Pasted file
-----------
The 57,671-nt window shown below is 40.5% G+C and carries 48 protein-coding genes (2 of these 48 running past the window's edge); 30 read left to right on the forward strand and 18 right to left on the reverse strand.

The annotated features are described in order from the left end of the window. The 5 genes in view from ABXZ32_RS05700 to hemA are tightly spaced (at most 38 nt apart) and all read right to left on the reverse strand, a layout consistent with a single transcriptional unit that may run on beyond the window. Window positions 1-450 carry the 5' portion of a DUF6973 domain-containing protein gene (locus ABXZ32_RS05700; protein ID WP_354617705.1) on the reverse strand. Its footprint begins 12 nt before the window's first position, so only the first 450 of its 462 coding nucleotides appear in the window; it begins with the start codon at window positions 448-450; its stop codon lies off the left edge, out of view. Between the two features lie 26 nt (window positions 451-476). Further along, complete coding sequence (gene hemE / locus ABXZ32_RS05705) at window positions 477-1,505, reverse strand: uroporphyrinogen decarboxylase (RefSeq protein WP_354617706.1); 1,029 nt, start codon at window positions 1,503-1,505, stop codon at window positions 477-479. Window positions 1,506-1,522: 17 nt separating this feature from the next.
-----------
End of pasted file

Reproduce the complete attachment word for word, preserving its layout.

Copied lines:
The 57,671-nt window shown below is 40.5% G+C and carries 48 protein-coding genes (2 of these 48 running past the window's edge); 30 read left to right on the forward strand and 18 right to left on the reverse strand.

The annotated features are described in order from the left end of the window. The 5 genes in view from ABXZ32_RS05700 to hemA are tightly spaced (at most 38 nt apart) and all read right to left on the reverse strand, a layout consistent with a single transcriptional unit that may run on beyond the window. Window positions 1-450 carry the 5' portion of a DUF6973 domain-containing protein gene (locus ABXZ32_RS05700; protein ID WP_354617705.1) on the reverse strand. Its footprint begins 12 nt before the window's first position, so only the first 450 of its 462 coding nucleotides appear in the window; it begins with the start codon at window positions 448-450; its stop codon lies off the left edge, out of view. Between the two features lie 26 nt (window positions 451-476). Further along, complete coding sequence (gene hemE / locus ABXZ32_RS05705) at window positions 477-1,505, reverse strand: uroporphyrinogen decarboxylase (RefSeq protein WP_354617706.1); 1,029 nt, start codon at window positions 1,503-1,505, stop codon at window positions 477-479. Window positions 1,506-1,522: 17 nt separating this feature from the next.